“If you can explain what is going on, then God isn’t doing it.”
It’s a great sound byte. Several respected Christian leaders have taught it. And it certainly feels true. In many congregations it would be a reliable “amen!” line. However, not only is the statement itself false but it reflects a damaging and unbiblical way of thinking about faith and Christian living.
Just as focusing on the “how much” of faith distracts us from the “what” and “Who” of faith (Myths of Faith #1), so an unbalanced focus on God’s hand in the unexplainable and dramatic distracts us from His very real and powerful activity in the ordinary and every-day. The problem should be fairly easy to see if we take off our “feels true” glasses and put on our “teach me Thy way” lenses instead. The idea that God is only at work in the amazing and unexplainable forces us to accept another conclusion. The sequence goes like this:
- God is only at work in the extraordinary.
- By definition, “extraordinary” is what is not happening most of the time in life.
- Therefore, God is not involved in a meaningful way in my life most of the time.
Tragically, many Christians—including myself, all too often—actually think this way, though more as attitude than as a conscious thought process. And the attitude has devastating results.
- For some, the result is a constant quest for drama. Because they feel that their relationship with God isn’t vibrant and real unless they are seeing miracles—or at least extraordinary providence—they are constantly seeking an amazing experience, an amazing story to hear, an amazing story to tell. Some Christians I’ve known fairly well even go so far as to imagine dramatic hand-of-God scenarios and then convince themselves that these stories are true, when what really happened was not spectacular or “unexplainable” at all.
- Others are more realistic, but grimly so. They have accepted the reality that amazing and unexplainable things very rarely happen in their lives. But instead of questioning their “God of the unexplainable” theology, they conclude that they are simply boring, second-rate Christians who lack healthy faith and will probably never “amount to anything.” They live in a kind of permanent spiritual desert, trudging along, being “faithful,” but with little hope that God is ever going to show up in any meaningful way. (Yes, I’ve done a little time in this desolate place as well, and know the terrain.)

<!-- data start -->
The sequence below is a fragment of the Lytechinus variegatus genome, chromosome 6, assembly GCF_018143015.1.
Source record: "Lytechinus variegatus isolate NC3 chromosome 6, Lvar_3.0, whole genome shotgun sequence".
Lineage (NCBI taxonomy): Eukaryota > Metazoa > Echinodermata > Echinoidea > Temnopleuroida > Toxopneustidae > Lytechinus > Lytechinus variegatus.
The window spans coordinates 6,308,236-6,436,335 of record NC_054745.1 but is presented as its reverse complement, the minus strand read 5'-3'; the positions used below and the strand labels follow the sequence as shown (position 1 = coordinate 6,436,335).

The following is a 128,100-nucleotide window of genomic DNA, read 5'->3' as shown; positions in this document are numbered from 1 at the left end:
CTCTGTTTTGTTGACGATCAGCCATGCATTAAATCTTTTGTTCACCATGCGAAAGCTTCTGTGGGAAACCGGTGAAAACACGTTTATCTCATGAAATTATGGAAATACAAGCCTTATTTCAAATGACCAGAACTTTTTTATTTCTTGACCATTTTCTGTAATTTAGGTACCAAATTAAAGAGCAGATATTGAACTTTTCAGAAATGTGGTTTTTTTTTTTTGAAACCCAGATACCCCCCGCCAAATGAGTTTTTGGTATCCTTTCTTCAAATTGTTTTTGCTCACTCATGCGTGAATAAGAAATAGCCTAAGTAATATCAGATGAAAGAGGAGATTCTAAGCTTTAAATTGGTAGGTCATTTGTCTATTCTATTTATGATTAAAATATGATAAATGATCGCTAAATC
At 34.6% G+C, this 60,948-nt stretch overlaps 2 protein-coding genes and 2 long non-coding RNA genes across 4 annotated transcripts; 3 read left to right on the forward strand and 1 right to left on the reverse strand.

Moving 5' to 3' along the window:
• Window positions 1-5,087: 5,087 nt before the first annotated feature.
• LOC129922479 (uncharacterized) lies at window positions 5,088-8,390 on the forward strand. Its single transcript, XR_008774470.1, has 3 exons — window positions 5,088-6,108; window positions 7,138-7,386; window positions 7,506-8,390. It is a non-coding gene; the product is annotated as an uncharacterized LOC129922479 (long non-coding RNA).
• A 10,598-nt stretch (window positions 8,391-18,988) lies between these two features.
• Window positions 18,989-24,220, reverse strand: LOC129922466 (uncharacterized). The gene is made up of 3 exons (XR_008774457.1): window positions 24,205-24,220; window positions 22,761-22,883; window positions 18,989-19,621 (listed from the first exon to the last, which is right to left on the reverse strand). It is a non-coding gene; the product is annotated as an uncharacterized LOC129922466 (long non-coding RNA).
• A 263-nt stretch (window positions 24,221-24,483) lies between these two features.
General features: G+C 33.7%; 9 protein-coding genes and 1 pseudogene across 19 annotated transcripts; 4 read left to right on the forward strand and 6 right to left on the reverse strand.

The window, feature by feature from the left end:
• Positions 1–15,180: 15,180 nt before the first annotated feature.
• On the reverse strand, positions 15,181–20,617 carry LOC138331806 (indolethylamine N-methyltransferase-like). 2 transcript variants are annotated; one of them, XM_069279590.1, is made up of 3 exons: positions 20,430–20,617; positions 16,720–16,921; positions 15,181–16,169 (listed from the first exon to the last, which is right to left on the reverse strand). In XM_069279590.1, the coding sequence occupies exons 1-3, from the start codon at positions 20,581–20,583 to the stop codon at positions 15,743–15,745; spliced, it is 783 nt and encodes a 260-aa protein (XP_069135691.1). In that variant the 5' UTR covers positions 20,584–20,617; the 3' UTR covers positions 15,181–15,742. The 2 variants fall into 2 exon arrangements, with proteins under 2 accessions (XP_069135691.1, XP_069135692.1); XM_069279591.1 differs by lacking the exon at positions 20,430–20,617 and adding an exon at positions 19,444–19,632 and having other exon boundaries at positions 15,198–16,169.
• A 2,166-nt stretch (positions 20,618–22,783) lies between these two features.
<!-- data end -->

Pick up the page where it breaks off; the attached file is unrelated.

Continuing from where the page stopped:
- Others actually do experience pretty amazing things more often than most Christians, and they mistakenly conclude that this period of astounding success in their life is (a) what every Christian should experience all the time and (b) ought to go on indefinitely in their own walk of faith. When neither of these two expectations are met (and they inevitably are not, eventually) things can get very spiritually messy. Often these folks are leaders, too, so the fallout when the Great Ordinary of life hits them in an undeniable way, is multiplied.
Perhaps there are a few who actually have one faith-drama after another their entire Christian life. There are folks like Elijah in the Bible, after all. But for every Elijah or Moses in OT Israel, there were probably thousands of Beriahs (1 Chron. 7:23) none of us have ever heard of.
A closer look
Speaking of Elijah and Moses, what does a more careful inspection of these men’s lives really reveal about God, faith, and the unexplainable?
In the case of Moses, his life seems filled with miracle and extraordinary providence from birth. Exodus tells us of his unexplainable journey down river as an infant—right into the arms of Egyptian princess. He hears the voice of God in an unexplainable burning bush. He is personally involved in ten unexplainable plagues. He sees the waters part as he raises his own staff. He purifies undrinkable streams and brings water from rocks. It’s all very dramatic stuff.
But then what happens? How much time do these extraordinary events take up, and how much time—how much ordinary life—passes between them? It’s worth pondering: after the dramatic sequence of the Exodus, unexplainable events in Moses’ life drop off sharply, and eventually we see forty years of wilderness wandering with only a handful of noteworthy events.
Even Moses’ life was more ordinary for more of the time than we tend to think.
And what about Elijah? Though the ambiguity of the “juniper tree” experience (1 Kings 19:4-5) and subsequent cave encounter (1 Kings 19:9-14) have been interpreted in many ways, it seems quite possible that Elijah himself fell prey to the “God is only in the amazing and unexplainable” trap to some extent. As he is in the cave and God’s object lesson unfolds, we are specifically told that God was “not in” the whirlwind, earthquake, and fire. Apparently, He was “in” the “still small voice” (or “low whisper,” or even “gentle breeze,” as the Hebrew allows).